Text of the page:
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  • The Fire of Freedom: Abraham Galloway and the Slaves’ Civil War by David S. Cecelski
  • Tommy Brown
The Fire of Freedom: Abraham Galloway and the Slaves’ Civil War. By David S. Cecelski. Chapel Hill: University of North Carolina Press, 2012. xx, 326 pp. $30.00. ISBN 978-0-8078-3566-1.

Inspired in part by the Civil Rights movement of the 1950s and 1960s, historians for the past half-century have focused increasingly on African Americans’ contributions to the Union effort during the Civil War. Benjamin Quarles, Dudley Cornish, and James McPherson were among the first of a new generation of scholars to examine the wartime experiences of southern blacks, particularly the tens of thousands of former slaves who joined Union armies. More recently, historians have debated the nature of black agency during the war and the extent to which African Americans were responsible for their own liberation. Barbara Jean Fields and Ira Berlin’s Freedom: A Documentary History of Emancipation, 1861–1867 (New York, 1985), for example, set the standard for what has become known as the “self-liberation” school of historiography.

David Cecelski’s The Fire of Freedom adds to this body of knowledge by exploring the life of Abraham Galloway, a former slave turned radical abolitionist who used his knowledge of the South to operate as a Union spy behind enemy lines during the Civil War. Strongly influenced by Steven Hahn’s A Nation Under Our Feet: Black Political Struggles in the Rural South From Slavery to the Great Migration (Cambridge, MA, 2003), the author argues that in New Bern, North Carolina, and other areas of the Union-occupied South, African Americans exhibited a level of organization, militancy, and defiance that challenged not only the institution of slavery but the racist attitudes and widespread discrimination blacks routinely endured at the hands of Federal authorities. Black leaders such as Abraham Galloway were “thoughtful planners and savvy political strategists” who refused to accept the Lincoln Administration’s initial strategy to preserve the Union, [End Page 201] choosing instead to use their influence to try and push the government into a war against slavery (p. xvii). That, according to Cecelski, was the slaves’ Civil War.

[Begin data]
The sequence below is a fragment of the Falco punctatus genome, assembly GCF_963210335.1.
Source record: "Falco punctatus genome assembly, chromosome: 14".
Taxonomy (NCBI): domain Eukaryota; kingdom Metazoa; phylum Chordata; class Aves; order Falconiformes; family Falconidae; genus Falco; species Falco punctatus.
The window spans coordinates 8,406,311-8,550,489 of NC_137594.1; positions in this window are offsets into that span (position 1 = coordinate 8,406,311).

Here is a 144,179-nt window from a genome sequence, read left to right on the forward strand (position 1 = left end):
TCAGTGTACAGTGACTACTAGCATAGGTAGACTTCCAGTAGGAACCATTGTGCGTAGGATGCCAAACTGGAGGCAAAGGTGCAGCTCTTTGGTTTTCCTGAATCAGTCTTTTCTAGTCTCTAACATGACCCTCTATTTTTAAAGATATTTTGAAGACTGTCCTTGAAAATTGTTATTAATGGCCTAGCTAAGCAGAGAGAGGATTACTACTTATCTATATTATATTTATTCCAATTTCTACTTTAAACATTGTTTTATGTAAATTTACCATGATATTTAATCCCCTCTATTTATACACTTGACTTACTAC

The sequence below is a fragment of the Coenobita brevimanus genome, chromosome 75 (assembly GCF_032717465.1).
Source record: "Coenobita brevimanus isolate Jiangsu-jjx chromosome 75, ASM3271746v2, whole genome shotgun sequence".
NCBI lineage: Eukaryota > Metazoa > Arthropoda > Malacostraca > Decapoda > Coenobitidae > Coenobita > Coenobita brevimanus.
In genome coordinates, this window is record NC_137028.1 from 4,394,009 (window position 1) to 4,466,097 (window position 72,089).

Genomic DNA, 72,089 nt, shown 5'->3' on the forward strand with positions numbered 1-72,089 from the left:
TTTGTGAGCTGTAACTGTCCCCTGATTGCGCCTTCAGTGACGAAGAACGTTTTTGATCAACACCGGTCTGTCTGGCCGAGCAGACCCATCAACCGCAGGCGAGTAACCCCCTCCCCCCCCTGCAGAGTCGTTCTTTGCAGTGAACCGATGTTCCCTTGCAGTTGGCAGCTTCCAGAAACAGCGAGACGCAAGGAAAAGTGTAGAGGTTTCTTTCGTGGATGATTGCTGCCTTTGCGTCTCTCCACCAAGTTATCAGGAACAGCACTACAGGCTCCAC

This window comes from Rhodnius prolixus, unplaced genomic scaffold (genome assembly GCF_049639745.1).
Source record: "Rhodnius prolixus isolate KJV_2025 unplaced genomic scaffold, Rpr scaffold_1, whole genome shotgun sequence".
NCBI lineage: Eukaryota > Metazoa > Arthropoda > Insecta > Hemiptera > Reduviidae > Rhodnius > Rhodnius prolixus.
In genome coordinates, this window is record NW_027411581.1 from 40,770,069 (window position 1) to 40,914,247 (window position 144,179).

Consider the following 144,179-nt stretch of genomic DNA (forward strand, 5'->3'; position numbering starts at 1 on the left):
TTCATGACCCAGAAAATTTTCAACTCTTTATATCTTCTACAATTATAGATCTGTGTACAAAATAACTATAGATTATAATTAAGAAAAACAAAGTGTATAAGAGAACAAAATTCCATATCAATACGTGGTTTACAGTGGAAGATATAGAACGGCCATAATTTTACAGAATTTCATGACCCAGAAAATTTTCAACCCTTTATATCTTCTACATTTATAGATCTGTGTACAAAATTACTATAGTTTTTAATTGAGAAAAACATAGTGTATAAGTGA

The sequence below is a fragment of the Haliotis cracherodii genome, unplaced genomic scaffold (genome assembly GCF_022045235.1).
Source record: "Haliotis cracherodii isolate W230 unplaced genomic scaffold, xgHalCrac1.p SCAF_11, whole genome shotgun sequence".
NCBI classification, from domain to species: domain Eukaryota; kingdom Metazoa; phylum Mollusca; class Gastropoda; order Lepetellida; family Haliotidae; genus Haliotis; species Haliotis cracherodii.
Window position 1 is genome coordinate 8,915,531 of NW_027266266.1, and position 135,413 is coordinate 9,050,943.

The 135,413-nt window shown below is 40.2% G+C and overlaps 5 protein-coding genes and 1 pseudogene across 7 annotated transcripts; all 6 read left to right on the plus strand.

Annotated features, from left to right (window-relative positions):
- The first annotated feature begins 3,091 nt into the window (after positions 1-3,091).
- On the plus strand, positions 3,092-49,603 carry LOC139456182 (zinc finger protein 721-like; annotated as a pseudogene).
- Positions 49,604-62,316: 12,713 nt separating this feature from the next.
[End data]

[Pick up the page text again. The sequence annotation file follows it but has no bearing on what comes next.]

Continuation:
Born in 1837 to a slave mother and white father in Smithville, North Carolina, Galloway spent his boyhood years on a plantation along the Cape Fear River and in Wilmington where he eventually became a master brick mason. At age 20 he escaped from slavery and made his way North, first to Philadelphia and then to Kingston, Canada. During his travels he witnessed the activities of organizations such as the Pennsylvania Anti-Slavery Society, the Vigilance Committee of Philadelphia, and the Syracuse Fugitive Aid Society. He became acquainted with influential African American abolitionists such as William Still, George Mink, and Jermain Wesley Loguen. He participated directly in the Underground Railroad, acting as a personal guide for fugitive slaves escaping from bondage. He even spent time in Haiti, purportedly working behind the scenes gathering support for a strike against slavery in the U.S. should civil war erupt between the North and the South.

During the Civil War, Galloway operated as a Union spy by gathering intelligence from local slaves and undermining the Confederate war effort at every turn. Yet he was quick to condemn Federal authorities who turned away fugitive slaves, leaving them at the mercy of slave catchers or merciless masters. Charismatic, witty, and short-tempered, Galloway developed a special knack for organizing former slaves in Union-occupied areas of the South, recruiting black soldiers, and pressuring the U.S. Government to expand the conflict into a war for freedom and equality. Following the war, Galloway served as a Republican state senator in the North Carolina legislature where he fought doggedly against white supremacy and the Democratic Party, while encouraging the moderates in his own party not to abandon the freedmen’s efforts to achieve full civil rights.

The Fire of Freedom is divided into thirteen chapters with the first three dedicated to the prewar years and all but the final chapter (which addresses Galloway’s postwar career) devoted to the Civil War. Throughout the book Cecelski effectively demonstrates the lengths to...


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pp. 201-203
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